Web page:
Sudden wind change caused light aircraft crash - report
A light aircraft smashed into a hedge and was sent careering across a road when its elderly pilot was caught off guard by a sudden change of wind direction, an investigation has found.
The plane was coming in to land at Halfpenny Green Airport, near the Shropshire border with South Staffordshire, when a vicious tailwind resulted in it touching down more than halfway along the runway - meaning the 73-year-old pilot was unable to stop in time.
He made a last-ditch attempt to abort the landing but after getting off the ground the plane's wing dipped, causing it to strike a boundary hedge, before crossing a road and coming to a rest in a field.
A wing was torn from the plane on impact but both the pilot and an elderly passenger escaped the dramatic crash with only minor injuries.
An investigation into the crash on November 16 last year revealed weather conditions worsened after the Cherokee Warrior II plane took off from Halfpenny Green, with the pilot, who had more than 900 hours of flying experience, forced to contend with low cloud and rain, resulting in reduced visibility.
When he eventually did touch down, the wet runway made it more difficult to slow down.
A flight information service officer (FISO) who had been communicating with the aircraft on approach activated the crash alarm when the plane was still 100m from the end of the runway as he knew an accident was imminent, the report from the Air Accident Investigation Branch (AAIB) said.
He then watched in horror as the plane smashed through a hedge and disappeared from his view. Both men managed to clamber out of the wreckage before firefighters arrived and were treated for minor head injuries. Ambulance service chiefs said both men 'got away remarkably unscathed'.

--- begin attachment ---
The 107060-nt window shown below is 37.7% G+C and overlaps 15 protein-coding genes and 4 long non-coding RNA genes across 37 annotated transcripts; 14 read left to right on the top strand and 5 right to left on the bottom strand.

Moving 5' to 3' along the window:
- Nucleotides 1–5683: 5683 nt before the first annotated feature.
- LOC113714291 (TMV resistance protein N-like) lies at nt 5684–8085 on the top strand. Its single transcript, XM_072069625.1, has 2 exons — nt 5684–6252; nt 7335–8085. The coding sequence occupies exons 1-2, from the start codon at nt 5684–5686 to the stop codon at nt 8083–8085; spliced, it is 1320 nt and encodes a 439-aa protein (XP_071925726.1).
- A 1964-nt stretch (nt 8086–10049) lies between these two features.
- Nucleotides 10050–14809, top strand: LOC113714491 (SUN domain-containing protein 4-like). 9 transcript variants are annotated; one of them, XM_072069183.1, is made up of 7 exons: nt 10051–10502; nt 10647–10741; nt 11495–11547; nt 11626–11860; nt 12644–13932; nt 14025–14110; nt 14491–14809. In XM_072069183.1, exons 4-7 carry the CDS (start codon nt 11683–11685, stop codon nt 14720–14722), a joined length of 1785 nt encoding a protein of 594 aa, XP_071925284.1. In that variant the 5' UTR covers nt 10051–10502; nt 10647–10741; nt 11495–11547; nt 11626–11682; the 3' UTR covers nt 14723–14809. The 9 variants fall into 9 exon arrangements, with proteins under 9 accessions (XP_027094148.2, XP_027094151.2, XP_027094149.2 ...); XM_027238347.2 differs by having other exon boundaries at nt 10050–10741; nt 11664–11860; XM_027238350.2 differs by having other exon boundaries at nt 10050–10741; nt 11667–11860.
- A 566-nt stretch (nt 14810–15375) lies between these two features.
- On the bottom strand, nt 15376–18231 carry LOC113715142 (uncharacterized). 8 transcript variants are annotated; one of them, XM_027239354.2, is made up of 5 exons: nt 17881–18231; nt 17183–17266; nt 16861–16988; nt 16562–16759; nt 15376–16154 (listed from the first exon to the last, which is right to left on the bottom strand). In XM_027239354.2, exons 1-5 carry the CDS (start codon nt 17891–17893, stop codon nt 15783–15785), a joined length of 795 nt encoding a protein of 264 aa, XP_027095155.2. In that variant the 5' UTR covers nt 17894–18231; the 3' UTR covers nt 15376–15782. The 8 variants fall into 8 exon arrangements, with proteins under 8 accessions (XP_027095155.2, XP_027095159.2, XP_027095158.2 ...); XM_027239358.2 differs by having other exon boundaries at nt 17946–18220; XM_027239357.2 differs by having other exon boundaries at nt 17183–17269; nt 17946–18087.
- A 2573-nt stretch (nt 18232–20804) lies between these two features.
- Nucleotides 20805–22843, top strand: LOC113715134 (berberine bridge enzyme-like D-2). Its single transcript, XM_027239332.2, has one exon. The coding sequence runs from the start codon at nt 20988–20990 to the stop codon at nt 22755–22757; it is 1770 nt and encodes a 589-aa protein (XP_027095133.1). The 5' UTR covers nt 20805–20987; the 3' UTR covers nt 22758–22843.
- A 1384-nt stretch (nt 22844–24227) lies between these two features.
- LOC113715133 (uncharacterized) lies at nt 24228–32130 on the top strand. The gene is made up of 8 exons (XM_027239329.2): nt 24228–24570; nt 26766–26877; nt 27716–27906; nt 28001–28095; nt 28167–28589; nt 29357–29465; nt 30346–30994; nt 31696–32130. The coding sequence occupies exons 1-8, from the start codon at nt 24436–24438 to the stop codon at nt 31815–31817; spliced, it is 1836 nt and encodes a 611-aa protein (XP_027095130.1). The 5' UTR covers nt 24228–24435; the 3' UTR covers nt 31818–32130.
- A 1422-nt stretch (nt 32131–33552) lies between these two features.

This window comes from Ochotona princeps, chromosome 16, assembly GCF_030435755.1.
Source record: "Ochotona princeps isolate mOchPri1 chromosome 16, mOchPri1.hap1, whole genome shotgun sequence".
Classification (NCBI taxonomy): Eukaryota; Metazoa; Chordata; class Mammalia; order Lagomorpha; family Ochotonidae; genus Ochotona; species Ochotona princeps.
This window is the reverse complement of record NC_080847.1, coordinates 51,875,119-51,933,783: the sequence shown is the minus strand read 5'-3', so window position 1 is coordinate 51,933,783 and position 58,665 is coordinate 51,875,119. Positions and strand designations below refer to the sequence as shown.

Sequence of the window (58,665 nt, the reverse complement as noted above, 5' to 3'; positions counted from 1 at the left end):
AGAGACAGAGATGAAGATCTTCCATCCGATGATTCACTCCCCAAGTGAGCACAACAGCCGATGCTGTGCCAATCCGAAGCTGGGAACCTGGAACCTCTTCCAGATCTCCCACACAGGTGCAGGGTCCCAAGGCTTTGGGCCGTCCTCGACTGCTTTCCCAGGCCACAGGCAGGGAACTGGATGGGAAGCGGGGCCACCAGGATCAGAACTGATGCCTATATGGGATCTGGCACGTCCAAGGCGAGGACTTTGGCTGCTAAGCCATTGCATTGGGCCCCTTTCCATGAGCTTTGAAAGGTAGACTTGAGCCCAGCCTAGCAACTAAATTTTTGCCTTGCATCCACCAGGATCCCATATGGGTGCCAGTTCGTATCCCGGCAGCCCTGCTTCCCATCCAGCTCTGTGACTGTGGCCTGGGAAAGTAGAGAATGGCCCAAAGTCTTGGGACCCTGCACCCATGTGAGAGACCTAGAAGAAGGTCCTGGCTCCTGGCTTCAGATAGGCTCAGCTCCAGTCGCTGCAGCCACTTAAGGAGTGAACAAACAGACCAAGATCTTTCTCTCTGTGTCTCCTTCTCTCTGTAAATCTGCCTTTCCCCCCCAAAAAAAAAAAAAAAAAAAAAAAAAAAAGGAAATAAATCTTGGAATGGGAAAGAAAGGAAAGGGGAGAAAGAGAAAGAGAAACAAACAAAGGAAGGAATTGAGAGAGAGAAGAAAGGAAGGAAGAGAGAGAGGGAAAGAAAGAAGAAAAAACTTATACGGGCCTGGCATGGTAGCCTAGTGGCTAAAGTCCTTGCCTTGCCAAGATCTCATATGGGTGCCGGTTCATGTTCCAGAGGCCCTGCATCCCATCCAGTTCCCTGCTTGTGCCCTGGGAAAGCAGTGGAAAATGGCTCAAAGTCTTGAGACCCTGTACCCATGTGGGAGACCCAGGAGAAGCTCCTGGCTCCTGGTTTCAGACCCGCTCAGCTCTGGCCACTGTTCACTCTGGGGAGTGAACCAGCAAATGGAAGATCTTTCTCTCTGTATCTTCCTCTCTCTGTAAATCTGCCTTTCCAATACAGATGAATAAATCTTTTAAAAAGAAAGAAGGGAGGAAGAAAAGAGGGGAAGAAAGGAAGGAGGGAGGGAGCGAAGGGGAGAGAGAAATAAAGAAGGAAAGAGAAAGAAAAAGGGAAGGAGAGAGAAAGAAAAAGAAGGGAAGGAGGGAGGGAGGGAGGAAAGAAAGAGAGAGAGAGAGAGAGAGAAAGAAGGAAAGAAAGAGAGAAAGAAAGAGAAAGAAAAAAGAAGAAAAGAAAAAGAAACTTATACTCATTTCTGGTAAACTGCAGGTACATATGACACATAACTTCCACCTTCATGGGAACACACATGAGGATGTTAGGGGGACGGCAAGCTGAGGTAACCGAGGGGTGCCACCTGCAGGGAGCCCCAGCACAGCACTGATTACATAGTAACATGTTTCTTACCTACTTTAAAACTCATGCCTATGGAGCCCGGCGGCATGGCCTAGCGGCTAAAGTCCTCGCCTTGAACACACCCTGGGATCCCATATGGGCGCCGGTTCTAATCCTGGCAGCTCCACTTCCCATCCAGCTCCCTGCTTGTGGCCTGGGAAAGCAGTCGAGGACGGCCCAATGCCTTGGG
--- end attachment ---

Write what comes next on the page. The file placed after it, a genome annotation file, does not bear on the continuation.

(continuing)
The AAIB said weather reports earlier in the day had warned of changes in wind directions and gusts of more than 25mph. It said pilots are reminded to 'consider the meteorological situation before commencing a flight'.
The report said that around 20 minutes after taking off, the pilot radioed in to say he was returning to land.
The FISO told investigators he had warned him there was a tailwind, but the pilot said he could not recall being told about it.
The pilot also ignored advice from his passenger, a former flight instructor, to go around as he believed he had enough runway to successfully make the landing, the report said.
"According to the pilot, the aircraft seemed reluctant to descend while on final approach, but he did not remember hearing the FISO inform him of a tailwind. He stated that the visibility had reduced because of rain, but he appreciated that he was still airborne when more than halfway along Runway 16," the report said.
"His passenger, a former flight instructor, twice suggested that he went around but the pilot continued because he still believed he had sufficient runway available to complete a landing.
"After touching down, the pilot encountered difficulty decelerating due to the wet surface and the tailwind so, when he realised the end of the runway was approaching, he increased power and attempted to go around.
"Once airborne, he was aware of the left wing dipping, probably because he had not applied sufficient right rudder to counteract the increased engine torque, and the left wingtip then struck a hedge at the airfield boundary.
"This caused the aircraft to lose height as it crossed a public road and before impacting a second hedge with a co-located fence, on the south side of the road. As a result of the second collision the left wing detached, and the aircraft spun around and stopped abruptly a few metres into a grass field."